“Beauty is anything but a size-less industry,” said Gil Eyal, founder and CEO of agency HYPR. “Where we are seeing exceptions are with influencers with unique body types that were able to build themselves significant audiences on social media – the Kardashian sisters leading the way, Jen Selter introducing the ‘round booty’ and Manny Guttierez.”

Moving the diversity dial
Michelle Lee, editor-in-chief of Allure, said she hopes that women like Graham continue to be vocal about lack of representation, to not just catalyze brands but also inspire more women to have the confidence to become models themselves.

“If you look at all the agencies, there’s a dearth of plus-size models,” Lee said. “[Graham] has done such a great job that have become more prominent, but in fashion and beauty there’s still a lack of representation. I think everyone is really getting there, but we need to get more girls that come up like [Graham] and become magazine cover girls.”

However, as far as Allure’s cover stars go, recent subjects have included a diverse array in terms of age and race, but less so when it comes to size. While Helen Mirren is on this month’s September issue in celebration of ageless beauty, and Muslim model Halima Aden graced the cover of the July issue as part of the publication’s diversity issue (which included more than 40 women of color), it has yet to feature someone like a plus-size beauty ambassador on its cover.

While Graham was recently featured on the cover of Vogue and Sports Illustrated, a plus-size women has still not been represented on the cover of a major beauty magazine.


Ashley Graham, second from left, in a photo from her recent Vogue cover shoot

Chan of Glamour believes there will be a trickle down effect in beauty that mirrors the ongoing evolution of the fashion industry. Though she would like to see more plus-size models on the cover of beauty publications, designing products and marketing to be more inclusive of race should be top priority first. However, including diverse women across the board is always the ultimate goal, she said.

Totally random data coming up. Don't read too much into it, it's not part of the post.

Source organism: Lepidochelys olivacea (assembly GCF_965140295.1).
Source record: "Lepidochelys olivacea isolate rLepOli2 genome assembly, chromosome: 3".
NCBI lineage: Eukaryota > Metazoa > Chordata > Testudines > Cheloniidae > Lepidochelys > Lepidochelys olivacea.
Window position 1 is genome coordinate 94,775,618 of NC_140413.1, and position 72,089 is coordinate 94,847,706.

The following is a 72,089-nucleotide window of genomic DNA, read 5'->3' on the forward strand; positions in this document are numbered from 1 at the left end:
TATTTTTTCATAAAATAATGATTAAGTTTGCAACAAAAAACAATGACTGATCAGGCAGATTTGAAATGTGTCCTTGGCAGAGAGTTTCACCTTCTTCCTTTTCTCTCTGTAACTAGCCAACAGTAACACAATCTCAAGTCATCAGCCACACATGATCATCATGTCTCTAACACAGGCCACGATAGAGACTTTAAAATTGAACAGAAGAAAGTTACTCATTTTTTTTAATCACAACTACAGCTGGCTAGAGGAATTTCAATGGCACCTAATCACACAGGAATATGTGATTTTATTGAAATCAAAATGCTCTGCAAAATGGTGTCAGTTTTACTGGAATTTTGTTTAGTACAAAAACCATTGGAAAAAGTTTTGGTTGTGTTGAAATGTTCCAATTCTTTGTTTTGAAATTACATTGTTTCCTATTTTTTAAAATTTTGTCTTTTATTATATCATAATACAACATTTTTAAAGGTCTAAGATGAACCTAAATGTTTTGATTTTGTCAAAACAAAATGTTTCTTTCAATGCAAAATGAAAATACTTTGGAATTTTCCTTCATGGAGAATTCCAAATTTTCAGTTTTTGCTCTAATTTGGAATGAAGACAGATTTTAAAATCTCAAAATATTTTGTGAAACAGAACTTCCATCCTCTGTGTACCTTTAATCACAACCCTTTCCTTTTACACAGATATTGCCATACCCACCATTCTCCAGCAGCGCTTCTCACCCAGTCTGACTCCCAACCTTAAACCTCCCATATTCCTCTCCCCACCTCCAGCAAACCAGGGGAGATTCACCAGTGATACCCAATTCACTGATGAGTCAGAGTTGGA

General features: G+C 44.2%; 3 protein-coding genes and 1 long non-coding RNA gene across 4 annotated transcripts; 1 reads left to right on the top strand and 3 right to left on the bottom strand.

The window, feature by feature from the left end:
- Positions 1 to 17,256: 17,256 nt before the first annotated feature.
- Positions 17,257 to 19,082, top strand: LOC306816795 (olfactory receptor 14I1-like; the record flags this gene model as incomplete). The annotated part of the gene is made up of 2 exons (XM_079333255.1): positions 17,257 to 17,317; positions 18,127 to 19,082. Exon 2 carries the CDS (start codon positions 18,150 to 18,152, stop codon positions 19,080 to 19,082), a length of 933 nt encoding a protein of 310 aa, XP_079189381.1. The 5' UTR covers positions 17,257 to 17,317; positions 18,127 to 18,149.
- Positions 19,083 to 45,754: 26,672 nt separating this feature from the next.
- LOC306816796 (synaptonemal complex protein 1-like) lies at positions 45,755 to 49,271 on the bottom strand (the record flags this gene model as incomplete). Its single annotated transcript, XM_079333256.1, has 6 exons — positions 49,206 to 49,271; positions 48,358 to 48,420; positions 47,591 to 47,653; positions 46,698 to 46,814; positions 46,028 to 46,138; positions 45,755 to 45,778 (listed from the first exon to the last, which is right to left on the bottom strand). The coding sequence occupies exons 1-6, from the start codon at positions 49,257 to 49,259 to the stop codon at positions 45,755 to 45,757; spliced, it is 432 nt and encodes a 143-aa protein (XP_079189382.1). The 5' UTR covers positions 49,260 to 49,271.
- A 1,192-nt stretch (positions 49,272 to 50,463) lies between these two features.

“The conversations about companies making racially diverse products are, in my mind, are more important, period,” she said. “There’s a lot of change to be done, but it’s happening. Size of models is one of the ways in which we’re getting it done. But these companies seem to be listening. I hope they take what they hear into account.”

The future of plus-size women in beauty
Kayvon Zand — founder of modeling agency Zand Wagon, founded earlier this year in an effort to cast more diverse models across race, size and gender– said he recently signed four models who stand outside of traditional sizing. While he has yet to do much in the beauty sector, he said his hope is the more visibility created across all markets, the more his agency can help shift cultural standards across the board.

“At the end of the day we’ve realized we can’t just create one ideal or what is healthy and what is beautiful. We have to be inclusive — beauty becomes in all shapes in sizes. That’s what it comes do it.”

Boujarwah, the co-founder of Dia & Co., said social media platforms will still be a vital tool in increasing plus-size inclusivity in beauty. Further, their robust followings and vocal fans could propel them to major beauty deals of their own, she said.

“There’s a vibrant community of plus size women creating beauty content online, especially on YouTube,” she said. “These women are taking the initiative to create incredible content themselves, and have built loyal communities of women who find these influencers to be both relatable and aspirational.”

Glamour’s Chan said ultimately she thinks enhancing plus-size representation in beauty campaigns will have a bigger impact and be farther reaching in its impact of changing societal standards than fashion.

“People internalize beauty standards from the literal beauty industry. Of course, fashion also sets the standard, but a beauty campaign is a beauty campaign.”

Image of Sabina Karlsson courtesy of L’Oreal